Believers often talk about their conversion, but what do we really mean by that? What happens when someone experiences conversion? Are there “true” and “false” conversions?
We continue our study of of “Great Doctrines of the Bible (vol. 2)” by Martyn Lloyd-Jones (MLJ) by looking at chapter 12, “Conversion.”
MLJ views conversion as “the first exercise of the new nature in ceasing from old forms of life and starting a new life. It is the first action of the regenerate soul in moving from something to something. The very term suggests that: conversion means a turning from one thing to another” (118). It is the initial step man takes after God has given him a new disposition.
Whereas in regeneration man is completely passive, in conversion man moves based on the work the Spirit has done in him (119).
MLJ takes some time to warn about false conversions. He begins by warning about what he calls temporary conversions. This is when some hear the word and temporarily seem to believe it. They are not true Christians, but they do and say the right things at first. They have not been regenerate by the Spirit but they make a carnal profession of faith that might look real in the beginning (Matthew 13, Acts 8, 1 Timothy 1:19-20). These have not lost their salvation, but never truly had it in the first place.
Lloyd-Jones also warns about counterfeit conversions. These are distinct from temporary conversions because they are not a response to a presentation of biblical truth. Counterfeit conversions “may even come out of the world and join a church, and their whole life from the outside may apparently be different…It is a conversion in the sense that they have left one thing and have come to another, have given up sins and are now doing good but it is counterfeit because they lack the necessary essential relationship to truth” (121). Many of these types of changes can be brought about psychologically but they aren’t necessarily the work of the Spirit.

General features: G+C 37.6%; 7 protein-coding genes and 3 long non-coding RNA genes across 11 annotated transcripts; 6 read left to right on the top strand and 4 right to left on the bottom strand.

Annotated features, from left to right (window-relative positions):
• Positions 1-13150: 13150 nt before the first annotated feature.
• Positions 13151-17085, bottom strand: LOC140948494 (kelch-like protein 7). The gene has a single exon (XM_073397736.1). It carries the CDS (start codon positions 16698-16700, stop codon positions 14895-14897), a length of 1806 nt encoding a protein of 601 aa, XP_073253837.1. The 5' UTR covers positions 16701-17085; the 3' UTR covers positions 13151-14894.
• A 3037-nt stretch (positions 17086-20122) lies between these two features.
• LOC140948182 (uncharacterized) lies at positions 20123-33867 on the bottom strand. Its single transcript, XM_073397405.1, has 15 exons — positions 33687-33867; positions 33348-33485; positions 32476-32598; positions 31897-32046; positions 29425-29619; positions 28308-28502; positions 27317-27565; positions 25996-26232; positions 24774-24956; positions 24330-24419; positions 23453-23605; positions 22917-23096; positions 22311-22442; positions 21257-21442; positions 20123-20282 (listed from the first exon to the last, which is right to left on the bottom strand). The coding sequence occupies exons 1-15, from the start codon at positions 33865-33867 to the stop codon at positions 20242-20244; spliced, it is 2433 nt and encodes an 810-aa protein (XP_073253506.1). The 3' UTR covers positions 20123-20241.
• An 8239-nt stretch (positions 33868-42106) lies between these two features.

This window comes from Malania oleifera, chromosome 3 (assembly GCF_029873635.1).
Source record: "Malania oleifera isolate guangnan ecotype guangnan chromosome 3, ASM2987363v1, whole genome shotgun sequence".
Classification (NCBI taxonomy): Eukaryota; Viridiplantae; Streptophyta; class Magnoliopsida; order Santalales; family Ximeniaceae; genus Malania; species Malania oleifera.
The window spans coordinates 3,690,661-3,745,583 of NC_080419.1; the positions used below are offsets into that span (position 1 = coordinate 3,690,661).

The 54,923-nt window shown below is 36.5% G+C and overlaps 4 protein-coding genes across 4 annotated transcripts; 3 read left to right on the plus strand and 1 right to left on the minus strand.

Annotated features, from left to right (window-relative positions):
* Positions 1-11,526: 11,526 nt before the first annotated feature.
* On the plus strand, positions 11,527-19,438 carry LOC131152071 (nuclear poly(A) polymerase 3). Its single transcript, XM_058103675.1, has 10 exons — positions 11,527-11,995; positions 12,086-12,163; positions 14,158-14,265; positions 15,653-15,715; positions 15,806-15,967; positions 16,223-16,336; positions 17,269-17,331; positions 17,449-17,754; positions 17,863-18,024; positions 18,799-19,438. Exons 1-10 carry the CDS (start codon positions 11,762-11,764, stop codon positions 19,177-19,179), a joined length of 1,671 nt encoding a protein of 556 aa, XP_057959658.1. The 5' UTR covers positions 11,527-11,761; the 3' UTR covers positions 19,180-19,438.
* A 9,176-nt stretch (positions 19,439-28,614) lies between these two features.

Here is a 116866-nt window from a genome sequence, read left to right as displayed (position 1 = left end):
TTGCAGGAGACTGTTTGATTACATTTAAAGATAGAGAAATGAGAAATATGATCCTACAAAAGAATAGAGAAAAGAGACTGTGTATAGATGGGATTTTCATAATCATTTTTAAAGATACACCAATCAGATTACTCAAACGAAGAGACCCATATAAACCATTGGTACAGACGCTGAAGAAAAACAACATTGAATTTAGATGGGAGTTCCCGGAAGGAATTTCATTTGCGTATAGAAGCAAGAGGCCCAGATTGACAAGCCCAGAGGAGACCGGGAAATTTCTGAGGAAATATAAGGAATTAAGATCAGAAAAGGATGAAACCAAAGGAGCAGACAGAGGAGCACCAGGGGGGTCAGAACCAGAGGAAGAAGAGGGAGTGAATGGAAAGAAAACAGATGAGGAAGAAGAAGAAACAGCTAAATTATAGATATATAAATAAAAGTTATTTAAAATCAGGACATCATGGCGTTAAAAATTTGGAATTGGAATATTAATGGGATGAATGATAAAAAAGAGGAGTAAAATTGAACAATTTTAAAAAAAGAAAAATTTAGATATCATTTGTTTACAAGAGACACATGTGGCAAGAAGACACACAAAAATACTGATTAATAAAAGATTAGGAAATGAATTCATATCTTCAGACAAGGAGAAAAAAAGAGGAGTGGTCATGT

Essential Elements of Conversion
True conversion does have certain central elements, but MLJ begins with elements that are not necessary. The first relates to time. True conversion can occur either suddenly or gradually. Second, true conversion is not always “dramatic.” It may be quiet and somber or emotional and intense. Finally, he argues that there isn’t a necessary age for conversion: “age does not make the slightest difference. We are talking about something the Holy Spirit produces” (123).
Instead, MLJ argues that there are only two necessary and essential elements to conversion: repentance and faith. “Sudden or gradual, it does not matter. Repentance must be there; faith must be there. If one is missing it is not conversion. Both are essential” (125).
The primary point of conversion is that it brings man into right relationship with God. Through the work of the Holy Spirit bringing man to repentance and faith, man can be reconciled to God and live with him forever.
Amen! Praise God that sinners like us may become reconciled to such a good and gracious God!